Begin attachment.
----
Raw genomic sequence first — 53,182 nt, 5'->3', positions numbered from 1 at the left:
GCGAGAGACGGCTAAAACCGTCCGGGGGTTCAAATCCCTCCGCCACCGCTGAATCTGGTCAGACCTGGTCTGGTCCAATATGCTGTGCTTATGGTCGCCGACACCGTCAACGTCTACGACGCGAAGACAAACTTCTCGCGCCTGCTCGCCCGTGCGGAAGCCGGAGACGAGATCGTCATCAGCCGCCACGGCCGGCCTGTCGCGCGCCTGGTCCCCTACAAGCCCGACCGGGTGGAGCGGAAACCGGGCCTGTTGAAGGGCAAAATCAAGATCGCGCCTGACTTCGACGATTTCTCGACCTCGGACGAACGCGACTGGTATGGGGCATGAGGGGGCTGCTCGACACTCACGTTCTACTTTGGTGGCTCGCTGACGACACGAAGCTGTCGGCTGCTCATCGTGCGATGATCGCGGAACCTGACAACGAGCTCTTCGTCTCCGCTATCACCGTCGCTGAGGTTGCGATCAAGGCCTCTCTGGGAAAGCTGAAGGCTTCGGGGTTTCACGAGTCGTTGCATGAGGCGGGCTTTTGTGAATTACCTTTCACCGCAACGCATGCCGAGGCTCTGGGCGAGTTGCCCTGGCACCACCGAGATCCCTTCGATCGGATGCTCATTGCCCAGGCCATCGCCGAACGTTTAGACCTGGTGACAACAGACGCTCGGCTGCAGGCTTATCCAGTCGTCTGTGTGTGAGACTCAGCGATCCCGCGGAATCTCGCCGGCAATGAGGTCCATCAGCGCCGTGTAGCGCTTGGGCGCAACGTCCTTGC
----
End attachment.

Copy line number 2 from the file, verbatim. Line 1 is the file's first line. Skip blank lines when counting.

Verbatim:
GCGAGAGACGGCTAAAACCGTCCGGGGGTTCAAATCCCTCCGCCACCGCTGAATCTGGTCAGACCTGGTCTGGTCCAATATGCTGTGCTTATGGTCGCCGACACCGTCAACGTCTACGACGCGAAGACAAACTTCTCGCGCCTGCTCGCCCGTGCGGAAGCCGGAGACGAGATCGTCATCAGCCGCCACGGCCGGCCTGTCGCGCGCCTGGTCCCCTACAAGCCCGACCGGGTGGAGCGGAAACCGGGCCTGTTGAAGGGCAAAATCAAGATCGCGCCTGACTTCGACGATTTCTCGACCTCGGACGAACGCGACTGGTATGGGGCATGAGGGGGCTGCTCGACACTCACGTTCTACTTTGGTGGCTCGCTGACGACACGAAGCTGTCGGCTGCTCATCGTGCGATGATCGCGGAACCTGACAACGAGCTCTTCGTCTCCGCTATCACCGTCGCTGAGGTTGCGATCAAGGCCTCTCTGGGAAAGCTGAAGGCTTCGGGGTTTCACGAGTCGTTGCATGAGGCGGGCTTTTGTGAATTACCTTTCACCGCAACGCATGCCGAGGCTCTGGGCGAGTTGCCCTGGCACCACCGAGATCCCTTCGATCGGATGCTCATTGCCCAGGCCATCGCCGAACGTTTAGACCTGGTGACAACAGACGCTCGGCTGCAGGCTTATCCAGTCGTCTGTGTGTGAGACTCAGCGATCCCGCGGAATCTCGCCGGCAATGAGGTCCATCAGCGCCGTGTAGCGCTTGGGCGCAACGTCCTTGC